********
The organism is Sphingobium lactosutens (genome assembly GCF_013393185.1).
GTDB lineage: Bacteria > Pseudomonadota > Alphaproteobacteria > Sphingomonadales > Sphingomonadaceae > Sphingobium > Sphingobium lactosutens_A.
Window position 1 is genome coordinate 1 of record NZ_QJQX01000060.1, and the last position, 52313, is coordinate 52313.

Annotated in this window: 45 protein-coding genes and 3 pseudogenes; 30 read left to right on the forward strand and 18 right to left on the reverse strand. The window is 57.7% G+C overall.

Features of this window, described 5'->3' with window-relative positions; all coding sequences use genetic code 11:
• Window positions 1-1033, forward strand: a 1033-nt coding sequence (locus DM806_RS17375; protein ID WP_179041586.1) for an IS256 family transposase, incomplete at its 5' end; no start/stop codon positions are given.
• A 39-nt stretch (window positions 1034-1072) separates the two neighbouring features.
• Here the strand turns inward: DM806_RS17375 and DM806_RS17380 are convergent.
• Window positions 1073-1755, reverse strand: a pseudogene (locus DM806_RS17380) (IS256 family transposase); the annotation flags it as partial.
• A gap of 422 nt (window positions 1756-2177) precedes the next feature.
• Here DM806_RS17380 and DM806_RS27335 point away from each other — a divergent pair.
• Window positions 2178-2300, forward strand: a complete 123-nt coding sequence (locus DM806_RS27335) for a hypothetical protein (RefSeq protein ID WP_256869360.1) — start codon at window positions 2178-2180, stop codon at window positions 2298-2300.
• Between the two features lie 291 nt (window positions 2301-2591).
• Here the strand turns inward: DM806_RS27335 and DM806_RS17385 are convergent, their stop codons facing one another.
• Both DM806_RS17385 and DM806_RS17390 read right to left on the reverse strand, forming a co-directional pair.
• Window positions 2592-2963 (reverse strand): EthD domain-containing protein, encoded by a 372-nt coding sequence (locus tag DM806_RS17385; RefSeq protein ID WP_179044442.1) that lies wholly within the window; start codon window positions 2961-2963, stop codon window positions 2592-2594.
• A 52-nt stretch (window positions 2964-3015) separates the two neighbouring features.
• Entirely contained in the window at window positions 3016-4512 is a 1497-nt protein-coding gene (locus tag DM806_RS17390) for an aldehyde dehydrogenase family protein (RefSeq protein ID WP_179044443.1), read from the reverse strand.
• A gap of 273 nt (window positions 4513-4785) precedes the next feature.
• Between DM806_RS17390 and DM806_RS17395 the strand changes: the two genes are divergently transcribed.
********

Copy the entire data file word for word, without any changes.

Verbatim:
The organism is Sphingobium lactosutens (genome assembly GCF_013393185.1).
GTDB lineage: Bacteria > Pseudomonadota > Alphaproteobacteria > Sphingomonadales > Sphingomonadaceae > Sphingobium > Sphingobium lactosutens_A.
Window position 1 is genome coordinate 1 of record NZ_QJQX01000060.1, and the last position, 52313, is coordinate 52313.

Annotated in this window: 45 protein-coding genes and 3 pseudogenes; 30 read left to right on the forward strand and 18 right to left on the reverse strand. The window is 57.7% G+C overall.

Features of this window, described 5'->3' with window-relative positions; all coding sequences use genetic code 11:
• Window positions 1-1033, forward strand: a 1033-nt coding sequence (locus DM806_RS17375; protein ID WP_179041586.1) for an IS256 family transposase, incomplete at its 5' end; no start/stop codon positions are given.
• A 39-nt stretch (window positions 1034-1072) separates the two neighbouring features.
• Here the strand turns inward: DM806_RS17375 and DM806_RS17380 are convergent.
• Window positions 1073-1755, reverse strand: a pseudogene (locus DM806_RS17380) (IS256 family transposase); the annotation flags it as partial.
• A gap of 422 nt (window positions 1756-2177) precedes the next feature.
• Here DM806_RS17380 and DM806_RS27335 point away from each other — a divergent pair.
• Window positions 2178-2300, forward strand: a complete 123-nt coding sequence (locus DM806_RS27335) for a hypothetical protein (RefSeq protein ID WP_256869360.1) — start codon at window positions 2178-2180, stop codon at window positions 2298-2300.
• Between the two features lie 291 nt (window positions 2301-2591).
• Here the strand turns inward: DM806_RS27335 and DM806_RS17385 are convergent, their stop codons facing one another.
• Both DM806_RS17385 and DM806_RS17390 read right to left on the reverse strand, forming a co-directional pair.
• Window positions 2592-2963 (reverse strand): EthD domain-containing protein, encoded by a 372-nt coding sequence (locus tag DM806_RS17385; RefSeq protein ID WP_179044442.1) that lies wholly within the window; start codon window positions 2961-2963, stop codon window positions 2592-2594.
• A 52-nt stretch (window positions 2964-3015) separates the two neighbouring features.
• Entirely contained in the window at window positions 3016-4512 is a 1497-nt protein-coding gene (locus tag DM806_RS17390) for an aldehyde dehydrogenase family protein (RefSeq protein ID WP_179044443.1), read from the reverse strand.
• A gap of 273 nt (window positions 4513-4785) precedes the next feature.
• Between DM806_RS17390 and DM806_RS17395 the strand changes: the two genes are divergently transcribed.